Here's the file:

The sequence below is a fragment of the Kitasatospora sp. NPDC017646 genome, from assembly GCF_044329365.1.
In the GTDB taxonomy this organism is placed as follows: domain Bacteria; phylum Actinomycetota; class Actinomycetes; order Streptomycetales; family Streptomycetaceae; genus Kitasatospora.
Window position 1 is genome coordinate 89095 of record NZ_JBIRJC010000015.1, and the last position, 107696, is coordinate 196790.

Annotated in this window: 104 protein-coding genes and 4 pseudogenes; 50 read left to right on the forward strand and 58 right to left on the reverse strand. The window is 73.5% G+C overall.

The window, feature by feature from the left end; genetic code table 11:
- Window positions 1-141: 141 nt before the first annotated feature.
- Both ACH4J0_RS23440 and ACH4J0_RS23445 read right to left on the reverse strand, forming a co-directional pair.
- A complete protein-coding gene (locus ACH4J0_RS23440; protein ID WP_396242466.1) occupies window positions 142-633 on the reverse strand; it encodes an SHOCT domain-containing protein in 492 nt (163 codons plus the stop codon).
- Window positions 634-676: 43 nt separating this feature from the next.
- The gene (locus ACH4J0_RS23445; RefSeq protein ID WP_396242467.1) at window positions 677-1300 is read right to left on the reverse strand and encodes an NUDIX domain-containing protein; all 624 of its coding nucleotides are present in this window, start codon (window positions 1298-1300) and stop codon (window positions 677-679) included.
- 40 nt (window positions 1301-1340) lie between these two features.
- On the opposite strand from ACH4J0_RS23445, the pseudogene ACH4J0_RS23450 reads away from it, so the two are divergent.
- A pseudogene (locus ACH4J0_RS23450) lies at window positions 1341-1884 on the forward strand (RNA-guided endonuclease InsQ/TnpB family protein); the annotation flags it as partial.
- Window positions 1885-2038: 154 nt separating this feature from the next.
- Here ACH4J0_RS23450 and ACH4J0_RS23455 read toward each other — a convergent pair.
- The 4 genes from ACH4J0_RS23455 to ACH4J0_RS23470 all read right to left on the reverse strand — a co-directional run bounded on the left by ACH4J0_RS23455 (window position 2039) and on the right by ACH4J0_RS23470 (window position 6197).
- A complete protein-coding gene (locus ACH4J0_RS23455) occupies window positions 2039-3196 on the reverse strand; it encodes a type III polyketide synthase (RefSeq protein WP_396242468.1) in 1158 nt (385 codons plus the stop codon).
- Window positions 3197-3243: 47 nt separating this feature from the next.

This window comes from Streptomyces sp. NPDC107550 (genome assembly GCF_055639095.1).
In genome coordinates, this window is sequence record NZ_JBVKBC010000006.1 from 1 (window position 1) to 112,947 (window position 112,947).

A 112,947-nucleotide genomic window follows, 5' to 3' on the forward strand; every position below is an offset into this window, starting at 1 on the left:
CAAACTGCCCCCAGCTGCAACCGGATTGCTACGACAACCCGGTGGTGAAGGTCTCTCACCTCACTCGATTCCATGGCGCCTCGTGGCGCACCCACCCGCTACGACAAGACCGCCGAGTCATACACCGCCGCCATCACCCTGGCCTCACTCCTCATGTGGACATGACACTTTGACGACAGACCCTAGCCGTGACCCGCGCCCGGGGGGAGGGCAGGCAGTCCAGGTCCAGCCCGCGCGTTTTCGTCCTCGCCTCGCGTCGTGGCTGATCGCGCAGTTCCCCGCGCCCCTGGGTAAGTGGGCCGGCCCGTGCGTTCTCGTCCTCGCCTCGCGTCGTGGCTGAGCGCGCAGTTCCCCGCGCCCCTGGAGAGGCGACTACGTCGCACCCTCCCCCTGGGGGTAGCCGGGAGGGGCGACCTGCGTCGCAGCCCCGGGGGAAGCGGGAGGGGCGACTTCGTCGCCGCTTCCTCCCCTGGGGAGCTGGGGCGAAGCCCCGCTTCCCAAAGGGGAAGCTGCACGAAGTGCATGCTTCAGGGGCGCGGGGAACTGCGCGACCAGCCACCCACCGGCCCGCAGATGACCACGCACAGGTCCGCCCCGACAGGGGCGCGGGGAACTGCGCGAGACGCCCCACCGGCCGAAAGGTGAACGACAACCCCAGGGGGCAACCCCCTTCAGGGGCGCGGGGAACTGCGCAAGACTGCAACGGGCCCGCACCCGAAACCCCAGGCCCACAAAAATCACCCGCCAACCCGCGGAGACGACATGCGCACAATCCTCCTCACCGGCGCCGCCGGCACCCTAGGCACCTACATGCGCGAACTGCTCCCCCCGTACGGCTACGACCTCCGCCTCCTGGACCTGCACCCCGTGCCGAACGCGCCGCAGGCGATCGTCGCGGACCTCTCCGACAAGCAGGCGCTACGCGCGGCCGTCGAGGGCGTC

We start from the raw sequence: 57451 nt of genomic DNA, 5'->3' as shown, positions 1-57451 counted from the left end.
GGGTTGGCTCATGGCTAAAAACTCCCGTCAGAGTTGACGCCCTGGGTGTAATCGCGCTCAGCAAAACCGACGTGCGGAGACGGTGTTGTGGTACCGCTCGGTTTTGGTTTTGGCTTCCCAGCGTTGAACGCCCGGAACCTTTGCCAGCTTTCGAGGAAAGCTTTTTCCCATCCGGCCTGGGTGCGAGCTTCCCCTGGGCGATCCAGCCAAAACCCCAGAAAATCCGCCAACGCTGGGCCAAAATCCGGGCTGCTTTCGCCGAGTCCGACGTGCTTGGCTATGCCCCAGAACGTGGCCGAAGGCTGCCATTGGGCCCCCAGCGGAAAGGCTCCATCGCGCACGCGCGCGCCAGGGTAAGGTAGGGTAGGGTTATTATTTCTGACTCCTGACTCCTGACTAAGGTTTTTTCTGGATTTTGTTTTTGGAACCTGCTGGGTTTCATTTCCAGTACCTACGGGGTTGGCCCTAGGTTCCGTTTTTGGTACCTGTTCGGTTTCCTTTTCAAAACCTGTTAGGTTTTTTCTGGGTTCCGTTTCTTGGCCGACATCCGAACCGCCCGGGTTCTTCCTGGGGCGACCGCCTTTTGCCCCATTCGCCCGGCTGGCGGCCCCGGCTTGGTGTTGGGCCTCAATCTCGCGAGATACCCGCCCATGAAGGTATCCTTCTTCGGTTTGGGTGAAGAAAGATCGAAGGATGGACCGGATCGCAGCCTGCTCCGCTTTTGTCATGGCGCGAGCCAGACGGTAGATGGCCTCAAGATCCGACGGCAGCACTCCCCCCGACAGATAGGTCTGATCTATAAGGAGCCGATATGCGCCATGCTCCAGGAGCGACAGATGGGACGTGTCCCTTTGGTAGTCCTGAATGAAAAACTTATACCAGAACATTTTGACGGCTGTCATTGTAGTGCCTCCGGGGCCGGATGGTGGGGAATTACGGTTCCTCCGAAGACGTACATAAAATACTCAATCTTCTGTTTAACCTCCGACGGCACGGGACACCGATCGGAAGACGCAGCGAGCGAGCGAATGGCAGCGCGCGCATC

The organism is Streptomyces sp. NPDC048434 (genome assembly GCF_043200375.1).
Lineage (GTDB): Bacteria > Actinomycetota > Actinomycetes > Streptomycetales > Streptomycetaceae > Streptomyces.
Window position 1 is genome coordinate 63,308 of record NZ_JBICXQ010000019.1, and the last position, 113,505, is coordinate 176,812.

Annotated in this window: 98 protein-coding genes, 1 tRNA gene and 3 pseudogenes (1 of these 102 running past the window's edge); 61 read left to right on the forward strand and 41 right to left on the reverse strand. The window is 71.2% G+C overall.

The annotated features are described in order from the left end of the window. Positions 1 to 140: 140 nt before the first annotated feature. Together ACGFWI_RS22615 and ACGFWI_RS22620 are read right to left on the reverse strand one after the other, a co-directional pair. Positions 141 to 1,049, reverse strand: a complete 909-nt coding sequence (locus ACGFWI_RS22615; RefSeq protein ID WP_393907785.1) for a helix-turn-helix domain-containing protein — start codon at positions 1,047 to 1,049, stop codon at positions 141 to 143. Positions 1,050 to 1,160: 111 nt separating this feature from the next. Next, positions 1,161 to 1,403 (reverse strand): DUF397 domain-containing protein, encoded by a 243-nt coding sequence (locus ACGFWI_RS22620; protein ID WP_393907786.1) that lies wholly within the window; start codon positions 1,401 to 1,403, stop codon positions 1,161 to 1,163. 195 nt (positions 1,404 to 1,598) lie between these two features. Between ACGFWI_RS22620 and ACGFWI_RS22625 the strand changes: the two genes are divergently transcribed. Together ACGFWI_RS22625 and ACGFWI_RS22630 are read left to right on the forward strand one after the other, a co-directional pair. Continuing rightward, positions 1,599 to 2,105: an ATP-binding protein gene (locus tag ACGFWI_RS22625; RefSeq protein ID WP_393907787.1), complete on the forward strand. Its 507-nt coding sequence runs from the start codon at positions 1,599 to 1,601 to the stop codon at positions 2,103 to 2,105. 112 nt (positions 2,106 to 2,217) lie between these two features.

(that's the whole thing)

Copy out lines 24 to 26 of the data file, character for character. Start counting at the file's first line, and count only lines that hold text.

GGGTTGGCTCATGGCTAAAAACTCCCGTCAGAGTTGACGCCCTGGGTGTAATCGCGCTCAGCAAAACCGACGTGCGGAGACGGTGTTGTGGTACCGCTCGGTTTTGGTTTTGGCTTCCCAGCGTTGAACGCCCGGAACCTTTGCCAGCTTTCGAGGAAAGCTTTTTCCCATCCGGCCTGGGTGCGAGCTTCCCCTGGGCGATCCAGCCAAAACCCCAGAAAATCCGCCAACGCTGGGCCAAAATCCGGGCTGCTTTCGCCGAGTCCGACGTGCTTGGCTATGCCCCAGAACGTGGCCGAAGGCTGCCATTGGGCCCCCAGCGGAAAGGCTCCATCGCGCACGCGCGCGCCAGGGTAAGGTAGGGTAGGGTTATTATTTCTGACTCCTGACTCCTGACTAAGGTTTTTTCTGGATTTTGTTTTTGGAACCTGCTGGGTTTCATTTCCAGTACCTACGGGGTTGGCCCTAGGTTCCGTTTTTGGTACCTGTTCGGTTTCCTTTTCAAAACCTGTTAGGTTTTTTCTGGGTTCCGTTTCTTGGCCGACATCCGAACCGCCCGGGTTCTTCCTGGGGCGACCGCCTTTTGCCCCATTCGCCCGGCTGGCGGCCCCGGCTTGGTGTTGGGCCTCAATCTCGCGAGATACCCGCCCATGAAGGTATCCTTCTTCGGTTTGGGTGAAGAAAGATCGAAGGATGGACCGGATCGCAGCCTGCTCCGCTTTTGTCATGGCGCGAGCCAGACGGTAGATGGCCTCAAGATCCGACGGCAGCACTCCCCCCGACAGATAGGTCTGATCTATAAGGAGCCGATATGCGCCATGCTCCAGGAGCGACAGATGGGACGTGTCCCTTTGGTAGTCCTGAATGAAAAACTTATACCAGAACATTTTGACGGCTGTCATTGTAGTGCCTCCGGGGCCGGATGGTGGGGAATTACGGTTCCTCCGAAGACGTACATAAAATACTCAATCTTCTGTTTAACCTCCGACGGCACGGGACACCGATCGGAAGACGCAGCGAGCGAGCGAATGGCAGCGCGCGCATC

The organism is Streptomyces sp. NPDC048434 (genome assembly GCF_043200375.1).
Lineage (GTDB): Bacteria > Actinomycetota > Actinomycetes > Streptomycetales > Streptomycetaceae > Streptomyces.